So Ruth left and entered the field to gather grain behind the harvesters. She happened to be in the portion of land belonging to Boaz, who was from Elimelech’s family. ~ Ruth 2:3

Boaz took Ruth and she became his wife. ~ Ruth 4:13a

 You’d think that was the end of Vilfridr’s story, wouldn’t you?  That is the happily-ever-after we’ve come to expect, after all.  It is not the end, however.

Overjoyed, the king and queen ask the old man how they can repay him; he says to give him their daughter to raise.  Feeling obliged, they agree with heavy hearts and return to the palace with their two sons.

Time passes, and when the girl comes of age, the old man tells her to sleep in his bed with him. Because “she loved her fosterfather as a father,” she does as she is told.[1]  (I know, I know…I was super creeped out, too…)

But in the morning, rather than an old man, “a beautiful young prince” is in the bed beside her.[2]  He had been placed under a magical spell long ago, but she had freed him from it.

They go to the castle to announce this happy happenstance to the king and queen, and of course they are overjoyed!  Vilfridr and her husband live a long time in happily wedded bliss, and the young princess and prince also live happily and have lots of children.

But “nothing is told about Vala, and so ends the story of Vilfridr Fairer-Than-Vala.”[3]

The Happenstance of Happily Ever After

Thus, the story ties itself up very neatly, despite the large bumps along the road.  Looking back, much of the story seems to hinge upon happenstance.  Vilfridr “happens” to find the dwarves, to whom she owes so much, not least her life.  The king of Saxland “happens” to be sailing when Vilfridr needs him to release her from the spell.  The old man “happens” to be passing by when the children are thrown from the window, and “happens” to catch all three.  Vilfridr “happens” to find the same old man, just as the king and Raudr “happen” upon him.  The old man “happens” to be able to right all the wrongs.  And, finally, the old man “happens” to be a young prince rather than a lecherous old man.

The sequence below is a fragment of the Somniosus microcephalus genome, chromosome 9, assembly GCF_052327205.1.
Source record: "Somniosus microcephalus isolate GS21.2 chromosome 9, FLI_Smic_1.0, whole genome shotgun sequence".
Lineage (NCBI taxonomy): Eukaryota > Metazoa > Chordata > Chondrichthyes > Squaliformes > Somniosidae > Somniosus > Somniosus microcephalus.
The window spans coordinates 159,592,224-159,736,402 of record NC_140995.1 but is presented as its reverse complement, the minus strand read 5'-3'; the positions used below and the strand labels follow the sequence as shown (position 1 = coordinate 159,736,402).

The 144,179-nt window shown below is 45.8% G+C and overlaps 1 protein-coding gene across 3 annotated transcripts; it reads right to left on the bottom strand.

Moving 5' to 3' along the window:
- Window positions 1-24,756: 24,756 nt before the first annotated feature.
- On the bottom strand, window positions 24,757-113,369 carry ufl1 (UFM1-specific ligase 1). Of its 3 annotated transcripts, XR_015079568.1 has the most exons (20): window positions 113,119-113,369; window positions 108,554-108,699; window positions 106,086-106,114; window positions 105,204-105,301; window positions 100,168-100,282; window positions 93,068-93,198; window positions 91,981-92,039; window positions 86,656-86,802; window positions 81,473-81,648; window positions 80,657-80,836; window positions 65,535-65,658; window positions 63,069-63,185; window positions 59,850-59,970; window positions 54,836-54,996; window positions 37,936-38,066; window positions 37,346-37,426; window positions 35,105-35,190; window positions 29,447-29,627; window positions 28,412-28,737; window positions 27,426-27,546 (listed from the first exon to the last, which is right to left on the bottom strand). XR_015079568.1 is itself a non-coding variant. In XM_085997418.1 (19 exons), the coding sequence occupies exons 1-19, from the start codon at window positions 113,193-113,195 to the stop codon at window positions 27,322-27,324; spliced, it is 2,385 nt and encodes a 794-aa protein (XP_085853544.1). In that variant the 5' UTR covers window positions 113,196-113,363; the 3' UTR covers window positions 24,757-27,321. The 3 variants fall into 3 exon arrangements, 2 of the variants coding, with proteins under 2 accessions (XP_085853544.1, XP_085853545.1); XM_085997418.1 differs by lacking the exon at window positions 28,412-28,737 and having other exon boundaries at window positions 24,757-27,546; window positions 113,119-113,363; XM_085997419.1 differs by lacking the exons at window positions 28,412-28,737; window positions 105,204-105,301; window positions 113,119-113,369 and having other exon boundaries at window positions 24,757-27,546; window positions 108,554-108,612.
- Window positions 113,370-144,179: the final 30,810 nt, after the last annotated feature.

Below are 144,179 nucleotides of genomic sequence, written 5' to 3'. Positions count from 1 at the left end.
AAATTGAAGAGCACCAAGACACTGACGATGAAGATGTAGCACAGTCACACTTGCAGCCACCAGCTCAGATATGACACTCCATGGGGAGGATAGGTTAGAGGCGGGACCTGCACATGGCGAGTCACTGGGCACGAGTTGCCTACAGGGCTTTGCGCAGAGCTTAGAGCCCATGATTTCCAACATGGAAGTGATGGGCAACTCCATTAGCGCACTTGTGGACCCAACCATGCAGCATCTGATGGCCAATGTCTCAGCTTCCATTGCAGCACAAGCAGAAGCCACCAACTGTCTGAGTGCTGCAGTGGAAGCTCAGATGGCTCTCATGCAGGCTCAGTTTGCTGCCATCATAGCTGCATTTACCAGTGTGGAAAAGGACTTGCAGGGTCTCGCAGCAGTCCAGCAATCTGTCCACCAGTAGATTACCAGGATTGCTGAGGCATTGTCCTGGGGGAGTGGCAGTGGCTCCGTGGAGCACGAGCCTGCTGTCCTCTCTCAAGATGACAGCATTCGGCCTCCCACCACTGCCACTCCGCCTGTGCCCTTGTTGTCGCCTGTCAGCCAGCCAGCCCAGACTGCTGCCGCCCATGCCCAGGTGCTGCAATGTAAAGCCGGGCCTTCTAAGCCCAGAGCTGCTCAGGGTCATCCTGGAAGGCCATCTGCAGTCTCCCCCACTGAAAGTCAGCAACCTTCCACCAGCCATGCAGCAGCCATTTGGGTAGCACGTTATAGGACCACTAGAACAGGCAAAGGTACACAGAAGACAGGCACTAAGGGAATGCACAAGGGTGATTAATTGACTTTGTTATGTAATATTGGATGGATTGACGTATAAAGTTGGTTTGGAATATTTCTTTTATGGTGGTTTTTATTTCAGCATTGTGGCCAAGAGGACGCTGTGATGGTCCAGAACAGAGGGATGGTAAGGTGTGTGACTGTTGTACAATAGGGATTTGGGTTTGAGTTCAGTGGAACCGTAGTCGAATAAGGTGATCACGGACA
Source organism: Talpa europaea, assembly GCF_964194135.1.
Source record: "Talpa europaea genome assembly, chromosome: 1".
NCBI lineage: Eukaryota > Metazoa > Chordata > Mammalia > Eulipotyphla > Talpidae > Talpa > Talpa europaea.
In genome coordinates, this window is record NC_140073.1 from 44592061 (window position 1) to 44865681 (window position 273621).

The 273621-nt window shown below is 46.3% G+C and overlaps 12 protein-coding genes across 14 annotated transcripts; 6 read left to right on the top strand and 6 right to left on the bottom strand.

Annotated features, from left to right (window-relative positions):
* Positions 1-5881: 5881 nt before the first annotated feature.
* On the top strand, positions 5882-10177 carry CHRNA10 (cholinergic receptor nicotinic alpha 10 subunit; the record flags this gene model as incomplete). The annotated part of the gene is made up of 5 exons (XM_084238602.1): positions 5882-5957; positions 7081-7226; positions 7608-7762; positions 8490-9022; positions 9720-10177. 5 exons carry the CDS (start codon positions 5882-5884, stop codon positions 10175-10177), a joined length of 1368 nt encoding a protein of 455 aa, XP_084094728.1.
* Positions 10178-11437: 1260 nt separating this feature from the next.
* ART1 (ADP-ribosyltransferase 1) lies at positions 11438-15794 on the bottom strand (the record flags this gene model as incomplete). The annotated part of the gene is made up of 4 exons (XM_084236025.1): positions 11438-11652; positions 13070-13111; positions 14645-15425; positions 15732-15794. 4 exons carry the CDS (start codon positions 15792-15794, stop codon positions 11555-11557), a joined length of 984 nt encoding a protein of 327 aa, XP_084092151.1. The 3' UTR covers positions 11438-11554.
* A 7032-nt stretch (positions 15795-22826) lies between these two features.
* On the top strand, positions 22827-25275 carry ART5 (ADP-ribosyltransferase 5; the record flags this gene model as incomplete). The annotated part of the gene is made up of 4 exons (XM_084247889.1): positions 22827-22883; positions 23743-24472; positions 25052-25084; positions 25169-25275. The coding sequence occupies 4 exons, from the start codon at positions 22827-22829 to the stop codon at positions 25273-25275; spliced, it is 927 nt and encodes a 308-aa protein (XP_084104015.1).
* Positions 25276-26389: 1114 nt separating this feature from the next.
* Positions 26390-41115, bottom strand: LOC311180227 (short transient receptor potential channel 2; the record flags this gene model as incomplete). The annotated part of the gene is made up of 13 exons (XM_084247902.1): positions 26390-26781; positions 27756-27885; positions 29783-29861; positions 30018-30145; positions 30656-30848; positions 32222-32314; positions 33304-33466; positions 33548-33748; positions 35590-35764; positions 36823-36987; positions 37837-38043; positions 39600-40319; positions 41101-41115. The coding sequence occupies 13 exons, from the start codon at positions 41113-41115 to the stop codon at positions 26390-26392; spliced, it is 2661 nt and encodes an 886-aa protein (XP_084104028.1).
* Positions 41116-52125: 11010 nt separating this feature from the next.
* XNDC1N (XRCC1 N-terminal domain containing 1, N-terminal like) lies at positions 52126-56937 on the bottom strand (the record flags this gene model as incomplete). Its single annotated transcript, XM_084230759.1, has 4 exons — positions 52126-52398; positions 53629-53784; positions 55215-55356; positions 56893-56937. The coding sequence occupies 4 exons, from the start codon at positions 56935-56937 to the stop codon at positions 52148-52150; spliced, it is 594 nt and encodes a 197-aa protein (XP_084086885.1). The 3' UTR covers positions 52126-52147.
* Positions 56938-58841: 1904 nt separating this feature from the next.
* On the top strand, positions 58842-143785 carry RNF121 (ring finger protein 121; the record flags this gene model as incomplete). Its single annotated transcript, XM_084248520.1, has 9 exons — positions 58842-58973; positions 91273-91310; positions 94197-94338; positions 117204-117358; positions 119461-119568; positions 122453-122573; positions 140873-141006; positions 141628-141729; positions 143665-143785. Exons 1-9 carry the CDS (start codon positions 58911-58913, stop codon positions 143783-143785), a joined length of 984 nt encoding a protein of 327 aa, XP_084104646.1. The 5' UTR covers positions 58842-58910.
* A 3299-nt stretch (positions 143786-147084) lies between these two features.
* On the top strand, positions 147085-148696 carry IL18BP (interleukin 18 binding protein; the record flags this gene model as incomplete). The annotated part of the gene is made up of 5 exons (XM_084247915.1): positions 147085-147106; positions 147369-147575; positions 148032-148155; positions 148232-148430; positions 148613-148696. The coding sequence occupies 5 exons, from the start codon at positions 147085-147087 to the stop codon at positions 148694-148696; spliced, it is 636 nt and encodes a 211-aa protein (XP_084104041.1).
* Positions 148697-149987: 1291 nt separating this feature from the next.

Are these, indeed, “happenstances” of the story?  Perhaps.  And yet there are times in life where things “happen” upon us; yet we do not believe those things are “happenstances” at all, do we?

The “Happenstance” of God

I love how the author of Ruth says she “happened” to be working in Boaz’s field.  It’s as if the author is ever-so-coyly showing us that there are no “happenstances” where God is concerned.  God directed Ruth – even if it seemed like a happenstance.  Likewise, God guides all of our actions, whether we give Him credit or not.  He is orchestrating a fantastical story, with all the elements of Vilfridr’s story, but woven into Truth.

As we know, Boaz was one of two kinsmen redeemers that Ruth had; he was the only one who could help her.  They end up marrying, and becoming the great-grandparents of David, which ultimately puts them in the ancestry of Jesus Christ.

I encourage you to look upon the “happenstances” of your life and see the hand of God at work.  You might be surprised at just how “fairytale-like” your life might begin to seem…



[1] Heiner, “The Story of Vilfridr-Fairer-Than-Vala,” Sleeping Beauties, 202.

[2] Ibid.

[3] Ibid.

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